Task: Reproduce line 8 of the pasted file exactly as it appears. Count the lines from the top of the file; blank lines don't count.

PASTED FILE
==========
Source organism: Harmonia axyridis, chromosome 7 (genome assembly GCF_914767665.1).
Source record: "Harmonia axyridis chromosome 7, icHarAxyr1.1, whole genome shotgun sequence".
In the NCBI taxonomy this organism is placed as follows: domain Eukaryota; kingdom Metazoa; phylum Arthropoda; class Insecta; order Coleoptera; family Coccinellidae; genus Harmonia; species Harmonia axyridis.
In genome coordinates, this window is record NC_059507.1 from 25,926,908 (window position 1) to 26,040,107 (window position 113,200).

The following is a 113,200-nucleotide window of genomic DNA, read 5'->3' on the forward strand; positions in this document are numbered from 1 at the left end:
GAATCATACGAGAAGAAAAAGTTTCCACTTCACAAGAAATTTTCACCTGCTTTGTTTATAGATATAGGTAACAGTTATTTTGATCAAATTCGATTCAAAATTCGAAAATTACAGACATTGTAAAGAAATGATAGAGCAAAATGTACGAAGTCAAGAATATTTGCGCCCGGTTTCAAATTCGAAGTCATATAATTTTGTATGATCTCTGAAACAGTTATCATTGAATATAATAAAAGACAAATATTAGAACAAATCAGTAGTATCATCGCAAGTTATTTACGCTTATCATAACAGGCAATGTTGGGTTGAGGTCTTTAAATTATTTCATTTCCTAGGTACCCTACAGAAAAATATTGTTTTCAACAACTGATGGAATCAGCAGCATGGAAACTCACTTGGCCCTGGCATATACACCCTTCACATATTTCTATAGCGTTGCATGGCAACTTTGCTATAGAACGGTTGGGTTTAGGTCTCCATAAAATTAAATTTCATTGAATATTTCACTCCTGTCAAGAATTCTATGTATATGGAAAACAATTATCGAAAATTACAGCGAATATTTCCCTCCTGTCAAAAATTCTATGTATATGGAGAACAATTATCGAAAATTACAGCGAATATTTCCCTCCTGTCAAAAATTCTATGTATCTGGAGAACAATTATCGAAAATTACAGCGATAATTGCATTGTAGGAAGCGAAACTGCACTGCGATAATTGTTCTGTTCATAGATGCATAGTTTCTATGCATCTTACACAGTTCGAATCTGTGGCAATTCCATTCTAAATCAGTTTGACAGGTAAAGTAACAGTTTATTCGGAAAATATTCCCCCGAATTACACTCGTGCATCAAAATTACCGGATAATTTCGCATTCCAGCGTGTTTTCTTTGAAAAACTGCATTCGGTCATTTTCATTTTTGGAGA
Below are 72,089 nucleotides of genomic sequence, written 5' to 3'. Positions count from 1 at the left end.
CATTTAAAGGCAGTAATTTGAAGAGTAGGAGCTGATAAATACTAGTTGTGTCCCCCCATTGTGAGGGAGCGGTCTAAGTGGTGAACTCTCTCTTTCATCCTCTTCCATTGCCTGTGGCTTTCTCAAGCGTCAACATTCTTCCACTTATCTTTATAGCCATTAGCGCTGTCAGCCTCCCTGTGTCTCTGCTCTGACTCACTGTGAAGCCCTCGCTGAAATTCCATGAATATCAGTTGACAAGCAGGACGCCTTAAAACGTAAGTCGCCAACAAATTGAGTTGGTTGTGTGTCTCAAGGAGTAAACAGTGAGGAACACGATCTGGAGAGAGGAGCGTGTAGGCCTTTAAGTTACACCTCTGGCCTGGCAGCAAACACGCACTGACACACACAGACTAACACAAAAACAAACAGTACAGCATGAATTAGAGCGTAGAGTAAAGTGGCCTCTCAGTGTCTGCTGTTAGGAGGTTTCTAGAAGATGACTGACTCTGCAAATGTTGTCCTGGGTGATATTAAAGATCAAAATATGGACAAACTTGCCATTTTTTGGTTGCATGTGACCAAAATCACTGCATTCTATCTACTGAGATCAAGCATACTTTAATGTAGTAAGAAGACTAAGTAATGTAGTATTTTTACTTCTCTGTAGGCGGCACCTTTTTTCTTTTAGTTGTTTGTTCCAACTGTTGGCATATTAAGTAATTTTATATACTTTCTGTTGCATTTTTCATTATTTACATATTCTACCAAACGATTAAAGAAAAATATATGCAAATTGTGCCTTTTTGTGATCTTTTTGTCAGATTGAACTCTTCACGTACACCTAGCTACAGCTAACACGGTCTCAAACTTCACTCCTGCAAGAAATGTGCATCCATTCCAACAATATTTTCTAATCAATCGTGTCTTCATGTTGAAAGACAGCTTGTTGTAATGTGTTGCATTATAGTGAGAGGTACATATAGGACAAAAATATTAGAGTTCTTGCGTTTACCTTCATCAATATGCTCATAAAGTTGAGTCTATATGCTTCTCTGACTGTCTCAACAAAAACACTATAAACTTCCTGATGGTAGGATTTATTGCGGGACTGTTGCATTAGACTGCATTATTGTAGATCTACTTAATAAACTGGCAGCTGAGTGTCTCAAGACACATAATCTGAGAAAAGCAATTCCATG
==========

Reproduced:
CATTTAAAGGCAGTAATTTGAAGAGTAGGAGCTGATAAATACTAGTTGTGTCCCCCCATTGTGAGGGAGCGGTCTAAGTGGTGAACTCTCTCTTTCATCCTCTTCCATTGCCTGTGGCTTTCTCAAGCGTCAACATTCTTCCACTTATCTTTATAGCCATTAGCGCTGTCAGCCTCCCTGTGTCTCTGCTCTGACTCACTGTGAAGCCCTCGCTGAAATTCCATGAATATCAGTTGACAAGCAGGACGCCTTAAAACGTAAGTCGCCAACAAATTGAGTTGGTTGTGTGTCTCAAGGAGTAAACAGTGAGGAACACGATCTGGAGAGAGGAGCGTGTAGGCCTTTAAGTTACACCTCTGGCCTGGCAGCAAACACGCACTGACACACACAGACTAACACAAAAACAAACAGTACAGCATGAATTAGAGCGTAGAGTAAAGTGGCCTCTCAGTGTCTGCTGTTAGGAGGTTTCTAGAAGATGACTGACTCTGCAAATGTTGTCCTGGGTGATATTAAAGATCAAAATATGGACAAACTTGCCATTTTTTGGTTGCATGTGACCAAAATCACTGCATTCTATCTACTGAGATCAAGCATACTTTAATGTAGTAAGAAGACTAAGTAATGTAGTATTTTTACTTCTCTGTAGGCGGCACCTTTTTTCTTTTAGTTGTTTGTTCCAACTGTTGGCATATTAAGTAATTTTATATACTTTCTGTTGCATTTTTCATTATTTACATATTCTACCAAACGATTAAAGAAAAATATATGCAAATTGTGCCTTTTTGTGATCTTTTTGTCAGATTGAACTCTTCACGTACACCTAGCTACAGCTAACACGGTCTCAAACTTCACTCCTGCAAGAAATGTGCATCCATTCCAACAATATTTTCTAATCAATCGTGTCTTCATGTTGAAAGACAGCTTGTTGTAATGTGTTGCATTATAGTGAGAGGTACATATAGGACAAAAATATTAGAGTTCTTGCGTTTACCTTCATCAATATGCTCATAAAGTTGAGTCTATATGCTTCTCTGACTGTCTCAACAAAAACACTATAAACTTCCTGATGGTAGGATTTATTGCGGGACTGTTGCATTAGACTGCATTATTGTAGATCTACTTAATAAACTGGCAGCTGAGTGTCTCAAGACACATAATCTGAGAAAAGCAATTCCATG